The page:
Date: 9 Apr 1961
Patrick Mulligan was stabbed in a public lavatory in Worcester on the night of 8 April 1961.
A 39-year-old marine engineer of no fixed abode was tried for his murder at the Staffordshire Assizes but acquitted Thursday 13 July 1961. The jury came to their decision without hearing the closing speeches or the summing up.
Three demolition men were initially charged with his murder on Monday 10 April 1961 but released on 18 April.
The marine engineer was first seen by the police on 18 April 1961. When he was questioned by the police he said, 'I was not in Worcester on April 8. I don't even know where Worcester is'. He later said that he had spent the night on a railway station in London.
Patrick Mulligan was stabbed in the heart in a lavatory in Sidbury. He had been an Irish labourer and had lodged about 200 yards away in Hamilton Road.
Patrick Mulligan was known to have spent the night out drinking with some other Irishmen that had been working in the area. He was described as a stockily built man with fair crew-cut hair and had lived in the Worcester district for the previous four or five years.
It was thought that he had been stabbed with a long bladed knife and a search was made for it by police with dogs around the area with the police appealing to property owners to search their premises for it, particularly under cellar gratings. The police also searched the Worcester-Birmingham canal with the aid of electromagnets as well as dustbins and street litter bins.
The marine engineer was said to have been identified by two lorry drivers as the man that they had seen in the public convenience just before Patrick Mulligan was seen to stagger out bleeding from his chest wound.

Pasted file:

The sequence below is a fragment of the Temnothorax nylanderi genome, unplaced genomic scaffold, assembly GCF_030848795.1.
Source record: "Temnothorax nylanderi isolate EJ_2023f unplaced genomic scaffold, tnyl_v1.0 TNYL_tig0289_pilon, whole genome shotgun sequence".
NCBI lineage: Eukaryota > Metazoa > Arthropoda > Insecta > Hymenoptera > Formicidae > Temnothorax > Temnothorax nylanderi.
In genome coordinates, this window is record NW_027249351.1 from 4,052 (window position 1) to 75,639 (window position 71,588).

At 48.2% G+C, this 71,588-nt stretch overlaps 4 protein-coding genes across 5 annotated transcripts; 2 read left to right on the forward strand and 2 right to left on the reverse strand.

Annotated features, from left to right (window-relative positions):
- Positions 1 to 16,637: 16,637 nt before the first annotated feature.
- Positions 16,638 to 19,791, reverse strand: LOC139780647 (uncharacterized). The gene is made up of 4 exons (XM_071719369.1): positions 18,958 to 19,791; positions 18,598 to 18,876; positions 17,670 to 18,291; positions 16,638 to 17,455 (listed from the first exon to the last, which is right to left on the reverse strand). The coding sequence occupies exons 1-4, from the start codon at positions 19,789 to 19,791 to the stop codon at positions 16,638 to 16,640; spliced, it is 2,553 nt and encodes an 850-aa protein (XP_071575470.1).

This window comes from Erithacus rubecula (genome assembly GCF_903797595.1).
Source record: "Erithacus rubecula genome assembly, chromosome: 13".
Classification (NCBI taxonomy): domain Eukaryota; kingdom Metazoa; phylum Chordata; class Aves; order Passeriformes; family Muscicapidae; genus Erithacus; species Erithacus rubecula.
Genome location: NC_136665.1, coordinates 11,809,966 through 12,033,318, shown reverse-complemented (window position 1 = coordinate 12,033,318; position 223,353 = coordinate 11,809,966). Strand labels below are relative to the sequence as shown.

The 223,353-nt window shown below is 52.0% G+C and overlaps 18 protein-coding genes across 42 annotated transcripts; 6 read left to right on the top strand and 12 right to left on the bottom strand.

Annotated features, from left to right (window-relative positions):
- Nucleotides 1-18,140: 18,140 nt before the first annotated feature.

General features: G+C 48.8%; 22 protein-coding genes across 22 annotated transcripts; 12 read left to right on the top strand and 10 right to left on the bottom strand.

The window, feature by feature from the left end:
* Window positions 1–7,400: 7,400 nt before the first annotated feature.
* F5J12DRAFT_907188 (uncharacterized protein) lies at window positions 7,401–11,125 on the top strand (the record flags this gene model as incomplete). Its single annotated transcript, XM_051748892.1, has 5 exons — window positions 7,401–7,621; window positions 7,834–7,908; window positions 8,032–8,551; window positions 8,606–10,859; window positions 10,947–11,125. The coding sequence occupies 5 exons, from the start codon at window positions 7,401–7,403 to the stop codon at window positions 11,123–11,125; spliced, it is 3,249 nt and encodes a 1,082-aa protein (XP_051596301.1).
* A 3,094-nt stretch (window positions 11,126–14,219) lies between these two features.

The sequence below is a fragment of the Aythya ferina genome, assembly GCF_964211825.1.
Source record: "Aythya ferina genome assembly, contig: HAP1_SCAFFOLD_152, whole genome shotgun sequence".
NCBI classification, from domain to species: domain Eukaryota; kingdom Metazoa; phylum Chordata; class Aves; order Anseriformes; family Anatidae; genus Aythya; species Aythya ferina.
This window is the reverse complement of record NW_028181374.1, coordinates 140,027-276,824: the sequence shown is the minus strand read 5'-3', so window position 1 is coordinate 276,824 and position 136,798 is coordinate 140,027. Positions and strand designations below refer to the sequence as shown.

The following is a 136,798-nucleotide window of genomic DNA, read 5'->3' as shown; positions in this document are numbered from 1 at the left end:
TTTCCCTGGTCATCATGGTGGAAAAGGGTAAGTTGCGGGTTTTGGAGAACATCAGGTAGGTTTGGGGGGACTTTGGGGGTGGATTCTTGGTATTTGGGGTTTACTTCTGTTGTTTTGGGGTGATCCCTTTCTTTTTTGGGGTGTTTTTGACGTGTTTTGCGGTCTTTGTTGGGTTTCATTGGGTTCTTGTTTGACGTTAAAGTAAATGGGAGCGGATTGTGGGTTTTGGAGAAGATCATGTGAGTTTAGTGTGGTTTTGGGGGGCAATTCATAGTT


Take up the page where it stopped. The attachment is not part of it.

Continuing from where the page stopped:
Whilst he claimed not to have been in Worcester at the time the prosecution said that the marine engineer had been in London on 7 April and again on 10 April and said, 'On that basis, it would have been possible for him to have travelled up to Worcester on April 8 and returned to London on April 10'.
Patrick Mulligan was stabbed in the heart in the lavatory at about 11.30pm on Saturday 8 April 1961. He had been out drinking during the evening and was described as having been in an aggressive mood.
At about the same time that Patrick Mulligan was found lying in the road near the lavatory, three young Birmingham men, who had been drinking and rampaging around Worcester that evening were seen to leave the vicinity of the lavatory. That, coupled with the evidence that one of the three men was heard to say to his companions, 'You should not have done it' and other significant evidence, established what the police thought to be a prima facie case of murder against the three men and they were arrested and charged with Patrick Mulligan's murder.
However, investigations into Patrick Mulligan's murder continued with the result that a British Road Services lorry driver was traced who, on being seen, put a different complexion on the whole matter and it was realised that the three demolition men could not have been responsible for the murder. The men were then discharged on 18 April 1961 when they appeared on remand when the prosecution offered no evidence. A representative of the Director of Public Prosecutions said, 'I should, in all fairness, ask to make it clear that on the facts that were known and obtained at the time of the case, there was ample reason to justify the police arresting these men'.
The marine engineer was later arrested and charged with the murder.
Patrick Mulligan had been 22-years-old and the son of a farmer from County Longford in Eire. It was noted that his father was seen but could not give his exact date of birth. However, the local police in Longford said that he had never been in trouble and when a search was made in the Criminal Record Office and the Eire Criminal Record Office, no trace of any convictions recorded against him was found. However, it was noted that it could not be said with certainty that he had not been convicted of anything previously as his fingerprints were not taken until after his death.